Over the past 5 years, I’ve been lucky enough to visit is a wide range of custom automotive shows around the world. After a while, I started recognising things that I really like about them and things that I thought could be done differently. Here in Australia auto shows tend to be overrun with exhibitors and gaudy signage that detract from the events overall look and feel. The events I love the most are the ones that keep the focus on the stars of the show, the vehicles themselves.
Late last year after a visit to Malaysia’s incredible ‘Art of Speed’ show I hatched a plan with Fuel Tank founder Luke Ray to create an event of our own. The goal was to host an exhibition that focused on the skill and passion that exist in the Australian custom automotive scene. It was to be a carefully curated event that was more art exhibition than auto expo. Seeing as our theme was “Australian made” we decided to coin it SIX ONE after the Australian international dialling code.
Leveraging our networks in the custom scene we amassed a carefully curated collection of Aussie built custom cars and bikes. Some were direct invitations while others were submissions that had to be approved through a SIX ONE selection process. The end result was an eclectic collection of over 50 vehicles from around Victoria, New South Wales and as far as Queensland. We placed no limitations on what people could submit for the show. Our only stipulation was that it had to have been built here on Australian soil.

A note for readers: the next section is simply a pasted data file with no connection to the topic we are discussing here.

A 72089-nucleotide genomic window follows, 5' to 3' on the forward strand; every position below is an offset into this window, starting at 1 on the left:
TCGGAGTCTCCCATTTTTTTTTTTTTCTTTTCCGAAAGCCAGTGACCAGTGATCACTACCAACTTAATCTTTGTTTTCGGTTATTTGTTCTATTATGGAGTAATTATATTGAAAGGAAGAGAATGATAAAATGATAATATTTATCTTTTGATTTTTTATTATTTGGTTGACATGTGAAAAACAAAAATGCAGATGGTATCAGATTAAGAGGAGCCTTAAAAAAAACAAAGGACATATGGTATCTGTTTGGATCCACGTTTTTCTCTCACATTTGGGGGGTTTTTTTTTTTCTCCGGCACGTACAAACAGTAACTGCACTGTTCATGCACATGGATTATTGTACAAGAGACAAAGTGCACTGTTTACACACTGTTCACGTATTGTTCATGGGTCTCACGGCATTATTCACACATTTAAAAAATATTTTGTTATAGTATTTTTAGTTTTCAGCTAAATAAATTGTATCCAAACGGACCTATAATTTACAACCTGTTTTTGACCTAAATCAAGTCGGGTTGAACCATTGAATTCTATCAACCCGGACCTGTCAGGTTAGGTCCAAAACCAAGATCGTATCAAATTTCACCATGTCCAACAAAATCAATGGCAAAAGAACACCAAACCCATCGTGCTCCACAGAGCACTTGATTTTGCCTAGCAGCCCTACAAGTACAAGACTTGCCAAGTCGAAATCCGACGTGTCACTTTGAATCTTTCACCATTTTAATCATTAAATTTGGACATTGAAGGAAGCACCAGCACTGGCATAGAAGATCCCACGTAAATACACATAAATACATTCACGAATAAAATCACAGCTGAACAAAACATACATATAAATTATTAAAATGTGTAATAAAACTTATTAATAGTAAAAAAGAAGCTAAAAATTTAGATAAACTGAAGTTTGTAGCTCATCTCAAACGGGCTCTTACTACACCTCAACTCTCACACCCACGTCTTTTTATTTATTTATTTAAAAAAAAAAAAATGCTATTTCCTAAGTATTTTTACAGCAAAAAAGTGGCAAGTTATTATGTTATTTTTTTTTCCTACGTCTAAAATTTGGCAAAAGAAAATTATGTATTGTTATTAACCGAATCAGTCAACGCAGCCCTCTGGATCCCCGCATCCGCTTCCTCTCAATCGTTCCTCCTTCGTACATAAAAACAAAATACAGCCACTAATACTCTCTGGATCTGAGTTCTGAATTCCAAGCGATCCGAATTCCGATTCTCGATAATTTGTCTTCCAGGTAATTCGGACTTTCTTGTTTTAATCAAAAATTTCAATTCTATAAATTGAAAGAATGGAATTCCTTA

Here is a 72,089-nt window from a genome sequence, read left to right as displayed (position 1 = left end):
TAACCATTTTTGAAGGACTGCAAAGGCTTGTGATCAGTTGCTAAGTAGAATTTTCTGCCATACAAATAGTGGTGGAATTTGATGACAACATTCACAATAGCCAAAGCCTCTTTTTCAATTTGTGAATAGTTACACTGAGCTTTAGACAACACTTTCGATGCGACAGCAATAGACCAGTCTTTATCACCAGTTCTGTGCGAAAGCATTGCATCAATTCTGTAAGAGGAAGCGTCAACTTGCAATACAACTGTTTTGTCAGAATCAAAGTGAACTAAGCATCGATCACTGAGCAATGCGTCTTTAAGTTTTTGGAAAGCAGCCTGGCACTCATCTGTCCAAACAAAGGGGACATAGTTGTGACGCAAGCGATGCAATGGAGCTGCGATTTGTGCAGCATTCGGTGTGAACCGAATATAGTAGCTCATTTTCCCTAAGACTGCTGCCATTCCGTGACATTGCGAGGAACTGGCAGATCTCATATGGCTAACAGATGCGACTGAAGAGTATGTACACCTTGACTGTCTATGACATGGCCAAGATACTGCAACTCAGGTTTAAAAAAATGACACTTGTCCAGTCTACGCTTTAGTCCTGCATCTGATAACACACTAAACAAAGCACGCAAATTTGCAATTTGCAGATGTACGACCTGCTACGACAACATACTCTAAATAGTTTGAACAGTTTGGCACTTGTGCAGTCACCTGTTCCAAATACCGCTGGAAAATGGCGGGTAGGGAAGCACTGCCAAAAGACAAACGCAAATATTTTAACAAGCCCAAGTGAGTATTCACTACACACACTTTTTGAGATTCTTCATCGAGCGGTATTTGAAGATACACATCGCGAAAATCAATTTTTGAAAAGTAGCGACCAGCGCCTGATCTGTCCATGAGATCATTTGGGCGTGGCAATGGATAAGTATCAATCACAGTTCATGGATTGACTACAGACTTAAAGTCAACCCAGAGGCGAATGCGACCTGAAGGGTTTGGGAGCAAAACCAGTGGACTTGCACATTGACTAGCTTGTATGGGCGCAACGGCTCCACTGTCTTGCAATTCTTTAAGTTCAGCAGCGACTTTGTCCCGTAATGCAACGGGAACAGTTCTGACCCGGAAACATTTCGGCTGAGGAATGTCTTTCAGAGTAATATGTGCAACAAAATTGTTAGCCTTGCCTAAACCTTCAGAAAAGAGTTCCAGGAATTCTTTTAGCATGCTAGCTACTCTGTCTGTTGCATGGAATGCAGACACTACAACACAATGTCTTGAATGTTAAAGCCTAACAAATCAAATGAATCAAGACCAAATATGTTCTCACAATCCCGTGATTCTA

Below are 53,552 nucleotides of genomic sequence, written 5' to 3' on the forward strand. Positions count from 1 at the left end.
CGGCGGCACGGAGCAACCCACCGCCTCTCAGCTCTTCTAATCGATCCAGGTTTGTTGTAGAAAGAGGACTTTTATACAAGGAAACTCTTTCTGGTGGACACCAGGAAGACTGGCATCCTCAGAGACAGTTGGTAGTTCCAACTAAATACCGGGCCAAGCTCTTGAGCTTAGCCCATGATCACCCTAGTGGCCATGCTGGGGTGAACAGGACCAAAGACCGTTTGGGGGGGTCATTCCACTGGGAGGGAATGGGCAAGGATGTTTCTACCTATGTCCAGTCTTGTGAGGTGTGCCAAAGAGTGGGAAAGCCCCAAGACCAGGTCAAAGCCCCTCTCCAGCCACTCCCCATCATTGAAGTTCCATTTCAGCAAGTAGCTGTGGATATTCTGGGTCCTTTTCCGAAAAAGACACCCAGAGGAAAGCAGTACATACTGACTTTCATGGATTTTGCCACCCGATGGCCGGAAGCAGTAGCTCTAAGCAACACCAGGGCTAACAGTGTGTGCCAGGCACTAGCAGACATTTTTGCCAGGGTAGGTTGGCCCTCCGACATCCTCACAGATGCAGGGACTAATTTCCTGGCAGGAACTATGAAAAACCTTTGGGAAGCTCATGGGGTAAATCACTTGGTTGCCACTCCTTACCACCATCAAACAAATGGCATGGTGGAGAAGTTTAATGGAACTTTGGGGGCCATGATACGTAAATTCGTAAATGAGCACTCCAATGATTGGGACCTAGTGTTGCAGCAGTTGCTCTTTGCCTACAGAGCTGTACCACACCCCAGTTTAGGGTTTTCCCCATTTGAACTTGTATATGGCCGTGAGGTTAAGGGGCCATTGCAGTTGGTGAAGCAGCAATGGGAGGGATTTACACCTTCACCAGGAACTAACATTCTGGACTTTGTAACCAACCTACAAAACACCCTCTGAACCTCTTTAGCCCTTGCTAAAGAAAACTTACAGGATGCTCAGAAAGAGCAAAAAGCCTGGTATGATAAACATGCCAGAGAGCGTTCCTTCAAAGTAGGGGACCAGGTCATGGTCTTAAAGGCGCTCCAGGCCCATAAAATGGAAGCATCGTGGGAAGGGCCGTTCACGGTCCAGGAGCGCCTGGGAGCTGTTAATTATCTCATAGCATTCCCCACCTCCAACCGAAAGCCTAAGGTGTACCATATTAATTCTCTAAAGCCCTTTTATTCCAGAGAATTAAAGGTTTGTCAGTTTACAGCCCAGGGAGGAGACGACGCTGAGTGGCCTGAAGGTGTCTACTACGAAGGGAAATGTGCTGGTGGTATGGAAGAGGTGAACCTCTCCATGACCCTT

The inaugural SIX ONE exhibition took place on April 27th at the Seaworks Maritime Precinct in Melbourne. Situated on the foreshore overlooking Port Phillip Bay it was the picture-perfect backdrop for our one of a kind art exhibition. We took complete advantage of Seaworks incredible warehouse space. Every vehicle was carefully parked to give visitors enough space to view them from every angle. The result was a museum like layout that focused all the attention on where it belonged, our two and four-wheeled stars.
Some of the two-wheeled stars of the show included Garth Alison’s incredible Honda CX500 (our 2018 bike of the year). Sydney’s MotorRetro drove down with their freshly completed aero bodied BMW, Ottway Hydro blasting displayed their incredible Norton sidecar racer and Good Deed Garage unveiled their latest charity bike, a fully faired Honda CB350 retro racer. The oldest bike on display was Tim Kill’s 1942 Harley WLA and the newest Nigel Petrie’s 2018 BMW R Nine T. With no limitations on style the collection included everything from choppers to land speed racers, bobbers and of course a great collection of cafe racers.
Sitting alongside all the motorcycles was an even more eclectic collection of custom cars. From traditional hot rods to one of a kind race cars the something for everyone collection didn’t disappoint. My personal favourite was Jason Ferraro’s stunning Ford GT40 replica that was built over a 7 year period.
Hosting any event for the first time is a nerve-racking experience. Thankfully our concerns were unwarranted. Run over the course of a single day SIX ONE attracted a huge crowd and the feedback was inspirational. It was so positive in fact that SIX ONE 2020 is already being planned and you can bet it will be bigger and better than the first.